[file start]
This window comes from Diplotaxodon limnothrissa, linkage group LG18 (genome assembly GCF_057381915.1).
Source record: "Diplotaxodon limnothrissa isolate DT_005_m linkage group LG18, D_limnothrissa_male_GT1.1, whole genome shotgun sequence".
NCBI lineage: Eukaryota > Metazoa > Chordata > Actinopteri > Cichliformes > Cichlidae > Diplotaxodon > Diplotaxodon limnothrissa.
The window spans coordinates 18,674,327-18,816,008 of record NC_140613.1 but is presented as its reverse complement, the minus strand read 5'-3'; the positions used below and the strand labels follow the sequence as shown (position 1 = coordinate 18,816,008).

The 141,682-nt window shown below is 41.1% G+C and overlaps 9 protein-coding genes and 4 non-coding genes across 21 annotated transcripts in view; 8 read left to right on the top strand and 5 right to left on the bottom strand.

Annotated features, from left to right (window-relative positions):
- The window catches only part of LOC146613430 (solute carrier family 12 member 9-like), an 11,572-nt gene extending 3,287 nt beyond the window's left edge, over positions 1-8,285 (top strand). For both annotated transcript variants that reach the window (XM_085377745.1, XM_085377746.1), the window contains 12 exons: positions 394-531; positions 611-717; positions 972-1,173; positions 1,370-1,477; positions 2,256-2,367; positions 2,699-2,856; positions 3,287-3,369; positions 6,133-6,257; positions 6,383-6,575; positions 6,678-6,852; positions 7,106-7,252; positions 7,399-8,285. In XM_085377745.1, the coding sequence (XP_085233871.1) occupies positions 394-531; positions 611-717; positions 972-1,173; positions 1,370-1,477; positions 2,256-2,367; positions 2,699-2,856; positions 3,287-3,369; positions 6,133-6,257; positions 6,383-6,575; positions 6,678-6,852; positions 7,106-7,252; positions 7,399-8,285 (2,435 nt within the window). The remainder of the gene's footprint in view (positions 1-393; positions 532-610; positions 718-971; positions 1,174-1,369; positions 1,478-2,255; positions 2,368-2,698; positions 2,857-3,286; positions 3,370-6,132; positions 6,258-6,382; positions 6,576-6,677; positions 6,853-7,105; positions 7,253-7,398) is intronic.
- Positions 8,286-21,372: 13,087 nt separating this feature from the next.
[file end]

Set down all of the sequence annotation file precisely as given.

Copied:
This window comes from Diplotaxodon limnothrissa, linkage group LG18 (genome assembly GCF_057381915.1).
Source record: "Diplotaxodon limnothrissa isolate DT_005_m linkage group LG18, D_limnothrissa_male_GT1.1, whole genome shotgun sequence".
NCBI lineage: Eukaryota > Metazoa > Chordata > Actinopteri > Cichliformes > Cichlidae > Diplotaxodon > Diplotaxodon limnothrissa.
The window spans coordinates 18,674,327-18,816,008 of record NC_140613.1 but is presented as its reverse complement, the minus strand read 5'-3'; the positions used below and the strand labels follow the sequence as shown (position 1 = coordinate 18,816,008).

The 141,682-nt window shown below is 41.1% G+C and overlaps 9 protein-coding genes and 4 non-coding genes across 21 annotated transcripts in view; 8 read left to right on the top strand and 5 right to left on the bottom strand.

Annotated features, from left to right (window-relative positions):
- The window catches only part of LOC146613430 (solute carrier family 12 member 9-like), an 11,572-nt gene extending 3,287 nt beyond the window's left edge, over positions 1-8,285 (top strand). For both annotated transcript variants that reach the window (XM_085377745.1, XM_085377746.1), the window contains 12 exons: positions 394-531; positions 611-717; positions 972-1,173; positions 1,370-1,477; positions 2,256-2,367; positions 2,699-2,856; positions 3,287-3,369; positions 6,133-6,257; positions 6,383-6,575; positions 6,678-6,852; positions 7,106-7,252; positions 7,399-8,285. In XM_085377745.1, the coding sequence (XP_085233871.1) occupies positions 394-531; positions 611-717; positions 972-1,173; positions 1,370-1,477; positions 2,256-2,367; positions 2,699-2,856; positions 3,287-3,369; positions 6,133-6,257; positions 6,383-6,575; positions 6,678-6,852; positions 7,106-7,252; positions 7,399-8,285 (2,435 nt within the window). The remainder of the gene's footprint in view (positions 1-393; positions 532-610; positions 718-971; positions 1,174-1,369; positions 1,478-2,255; positions 2,368-2,698; positions 2,857-3,286; positions 3,370-6,132; positions 6,258-6,382; positions 6,576-6,677; positions 6,853-7,105; positions 7,253-7,398) is intronic.
- Positions 8,286-21,372: 13,087 nt separating this feature from the next.